We’ve had ‘Man vs Food’, we’ve had ‘Man vs Wild’, but we’ve never had ‘Man vs Tree’. That is until now. An English man by the name of Jack was spotted by the bar, downing double rum and cokes like they were shots. This was made even more impressive due to the fact that he wasn’t able to control his face enough to say his own name. We were already astounded but then things turned dark. Jack turned around, eyes wide with rum fuelled fury, he spotted this shady looking tree in the corner and decided it had wronged him. Jack took no prisoners and after watching enough of a man try and hit a tree while struggling to stand up in the first place, we decided we’d try and take him back to his room. Now, Jack at the beginning was very cooperative and friendly, however once we got him closer to where we thought his room was, he got a bit more hostile thinking we were being rude to him and in the confusion, fell through a bush and down a hill, at this point we realised there wasn’t much to be done and left him. The next night we did realise that he was a nice guy, who drinks way too much (nearly drowning in the lagoon this night) and who doesn’t have any previous altercations with trees.
Returning to Brendan, from the aforementioned sunburn rest on the hammock, I found him amongst many people, our favourites were undeniably Ash and Dave (Hutch and Duds). This couple were up there with our favourite people we had met, they were from New Zealand and at this point, thanks to our awful name forgetting affliction we had no idea what to call them. We met them in 3 different places through our travels, here at the Lagoon, and twice in Panama. It was only in Panama, under the influence of the brilliant social lubricant that is alcohol, that we found out what we should call them. Turns out we were calling one the nickname for the other. They were very fun, very friendly and a great couple. He was super chilled, while she was crazy and loud. We loved them.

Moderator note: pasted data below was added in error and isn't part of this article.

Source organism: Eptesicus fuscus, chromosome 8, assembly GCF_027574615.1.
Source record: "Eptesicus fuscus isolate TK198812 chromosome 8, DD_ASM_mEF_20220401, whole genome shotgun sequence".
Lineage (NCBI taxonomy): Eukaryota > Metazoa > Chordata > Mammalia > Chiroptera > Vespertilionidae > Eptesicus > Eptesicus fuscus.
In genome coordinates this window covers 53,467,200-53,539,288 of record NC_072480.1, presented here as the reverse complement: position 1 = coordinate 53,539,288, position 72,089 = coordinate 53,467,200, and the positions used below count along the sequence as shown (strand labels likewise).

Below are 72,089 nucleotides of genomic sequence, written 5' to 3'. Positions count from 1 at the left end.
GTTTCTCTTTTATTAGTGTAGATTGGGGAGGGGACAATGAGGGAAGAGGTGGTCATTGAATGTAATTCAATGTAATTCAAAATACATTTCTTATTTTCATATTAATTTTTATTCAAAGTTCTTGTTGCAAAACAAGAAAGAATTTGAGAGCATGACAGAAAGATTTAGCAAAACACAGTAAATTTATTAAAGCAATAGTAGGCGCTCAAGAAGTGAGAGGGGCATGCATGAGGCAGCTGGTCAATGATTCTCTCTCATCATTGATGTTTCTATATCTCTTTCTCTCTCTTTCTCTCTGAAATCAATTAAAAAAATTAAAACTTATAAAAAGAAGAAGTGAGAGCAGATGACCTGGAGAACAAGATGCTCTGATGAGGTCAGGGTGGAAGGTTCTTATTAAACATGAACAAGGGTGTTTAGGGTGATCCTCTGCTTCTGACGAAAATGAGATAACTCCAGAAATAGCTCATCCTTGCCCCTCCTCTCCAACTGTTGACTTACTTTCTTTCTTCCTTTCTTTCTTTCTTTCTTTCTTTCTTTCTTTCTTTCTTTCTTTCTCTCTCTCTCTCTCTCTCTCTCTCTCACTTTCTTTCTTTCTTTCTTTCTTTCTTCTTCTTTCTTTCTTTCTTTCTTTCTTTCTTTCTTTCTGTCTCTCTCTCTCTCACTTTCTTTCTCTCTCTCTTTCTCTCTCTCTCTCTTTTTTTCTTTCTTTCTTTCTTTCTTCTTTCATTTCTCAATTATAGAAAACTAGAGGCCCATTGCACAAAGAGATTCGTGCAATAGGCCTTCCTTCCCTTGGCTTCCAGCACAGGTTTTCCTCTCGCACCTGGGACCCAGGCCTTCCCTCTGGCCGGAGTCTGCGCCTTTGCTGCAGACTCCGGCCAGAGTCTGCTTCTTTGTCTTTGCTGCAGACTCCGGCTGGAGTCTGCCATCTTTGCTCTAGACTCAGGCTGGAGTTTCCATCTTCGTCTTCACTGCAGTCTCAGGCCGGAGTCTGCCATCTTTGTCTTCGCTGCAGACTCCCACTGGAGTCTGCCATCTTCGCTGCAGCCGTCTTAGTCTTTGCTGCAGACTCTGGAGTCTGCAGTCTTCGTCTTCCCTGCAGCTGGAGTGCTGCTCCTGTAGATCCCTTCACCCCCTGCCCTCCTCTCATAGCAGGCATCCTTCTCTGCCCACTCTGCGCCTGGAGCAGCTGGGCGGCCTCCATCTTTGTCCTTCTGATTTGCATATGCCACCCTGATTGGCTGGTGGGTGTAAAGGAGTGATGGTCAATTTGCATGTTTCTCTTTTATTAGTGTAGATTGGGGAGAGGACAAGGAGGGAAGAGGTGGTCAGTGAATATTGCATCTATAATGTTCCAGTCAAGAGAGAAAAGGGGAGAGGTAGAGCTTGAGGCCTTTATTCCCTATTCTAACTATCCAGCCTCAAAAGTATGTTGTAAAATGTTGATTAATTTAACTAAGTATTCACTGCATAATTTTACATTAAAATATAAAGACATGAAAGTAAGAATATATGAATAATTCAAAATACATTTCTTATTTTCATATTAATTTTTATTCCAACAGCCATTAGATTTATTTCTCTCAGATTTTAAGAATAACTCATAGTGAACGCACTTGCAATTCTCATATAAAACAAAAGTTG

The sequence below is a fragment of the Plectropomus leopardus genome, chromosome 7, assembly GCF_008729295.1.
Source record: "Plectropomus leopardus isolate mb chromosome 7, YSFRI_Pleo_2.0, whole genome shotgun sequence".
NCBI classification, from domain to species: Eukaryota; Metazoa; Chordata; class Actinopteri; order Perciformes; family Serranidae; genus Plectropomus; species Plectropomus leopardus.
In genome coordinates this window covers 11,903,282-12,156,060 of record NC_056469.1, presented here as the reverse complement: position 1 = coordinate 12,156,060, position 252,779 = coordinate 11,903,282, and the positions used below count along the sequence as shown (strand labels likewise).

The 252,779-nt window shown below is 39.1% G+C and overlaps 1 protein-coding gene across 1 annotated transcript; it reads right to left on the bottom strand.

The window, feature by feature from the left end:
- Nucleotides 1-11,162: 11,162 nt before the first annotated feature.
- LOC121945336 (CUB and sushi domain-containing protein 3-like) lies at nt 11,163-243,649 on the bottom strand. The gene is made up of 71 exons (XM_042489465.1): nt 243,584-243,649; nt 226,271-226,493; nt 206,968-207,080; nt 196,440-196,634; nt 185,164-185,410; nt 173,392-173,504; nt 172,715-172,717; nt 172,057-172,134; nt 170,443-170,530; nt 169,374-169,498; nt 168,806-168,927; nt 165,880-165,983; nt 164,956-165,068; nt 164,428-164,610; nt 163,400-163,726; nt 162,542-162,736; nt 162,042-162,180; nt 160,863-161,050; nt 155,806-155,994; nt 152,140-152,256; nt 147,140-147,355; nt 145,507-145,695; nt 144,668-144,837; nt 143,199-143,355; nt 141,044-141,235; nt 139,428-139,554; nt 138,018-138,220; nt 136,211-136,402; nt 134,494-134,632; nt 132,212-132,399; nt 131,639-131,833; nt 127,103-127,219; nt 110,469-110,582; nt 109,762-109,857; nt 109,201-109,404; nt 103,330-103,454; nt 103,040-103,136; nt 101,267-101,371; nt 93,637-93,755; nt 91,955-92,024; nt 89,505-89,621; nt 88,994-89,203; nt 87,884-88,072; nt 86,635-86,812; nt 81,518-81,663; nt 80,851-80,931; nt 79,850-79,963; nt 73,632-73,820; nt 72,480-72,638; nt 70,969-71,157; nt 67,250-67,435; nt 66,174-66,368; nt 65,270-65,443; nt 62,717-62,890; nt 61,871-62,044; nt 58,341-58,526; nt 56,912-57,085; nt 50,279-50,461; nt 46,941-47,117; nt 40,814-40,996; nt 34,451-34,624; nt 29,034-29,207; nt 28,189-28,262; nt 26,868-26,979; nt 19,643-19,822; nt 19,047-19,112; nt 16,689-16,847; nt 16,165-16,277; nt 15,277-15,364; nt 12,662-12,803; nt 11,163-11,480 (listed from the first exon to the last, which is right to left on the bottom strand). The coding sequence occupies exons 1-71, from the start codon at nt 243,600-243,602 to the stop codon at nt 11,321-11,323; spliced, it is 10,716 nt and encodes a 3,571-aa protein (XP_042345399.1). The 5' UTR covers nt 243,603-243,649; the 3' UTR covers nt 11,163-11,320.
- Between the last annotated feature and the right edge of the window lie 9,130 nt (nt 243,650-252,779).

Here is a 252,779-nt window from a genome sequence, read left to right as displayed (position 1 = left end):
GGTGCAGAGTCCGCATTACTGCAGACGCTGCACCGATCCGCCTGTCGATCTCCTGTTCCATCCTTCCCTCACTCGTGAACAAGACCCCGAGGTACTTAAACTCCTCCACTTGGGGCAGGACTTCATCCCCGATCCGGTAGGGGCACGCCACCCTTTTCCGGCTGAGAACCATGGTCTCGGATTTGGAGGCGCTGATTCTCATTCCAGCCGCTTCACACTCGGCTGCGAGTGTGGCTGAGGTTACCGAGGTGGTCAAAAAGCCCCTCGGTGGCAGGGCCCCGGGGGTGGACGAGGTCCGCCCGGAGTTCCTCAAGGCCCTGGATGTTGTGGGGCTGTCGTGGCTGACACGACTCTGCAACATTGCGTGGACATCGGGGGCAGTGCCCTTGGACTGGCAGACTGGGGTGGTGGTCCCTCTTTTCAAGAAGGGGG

Intense Eric. A man who could talk for Canada. A man who drove Justin Trudeou around once. A man who showed us the same photos of his girlfriend countless times. Hours passed with this late 20s drunk Canadian and we hardly got a word in edgeways but he was undeniably friendly and interesting, just a little bit repetitive and a little bit overbearing. A very intense few hours of my life.
Finally, and arguably most importantly, some Irish guys who we instantly forgot the names of but gave us the holy grail of travel essentials, the access to offline maps. The app is called maps.me, it is more detailed than google maps, it has practically every accommodation on there, bakeries, ATMs. You name it, it’s there. Also, the footpaths, from obvious to very obscure, were all on there making exploring much less arduous and you knew much more confidently where to go.
Laguna de Apoyo was one of the most picturesque places we went to during our travels in Central America. We didn’t want to leave the beautiful views, the multitude of activities or the fun people. Yet, our wallets were feeling the strain of the regular trips to the beach bar and buying food at the hostel (which normally we would avoid like the plague) but there were no cheap roadside restaurants here. Reluctantly we got on the tourist shuttle to Grenada for the next leg of our journey.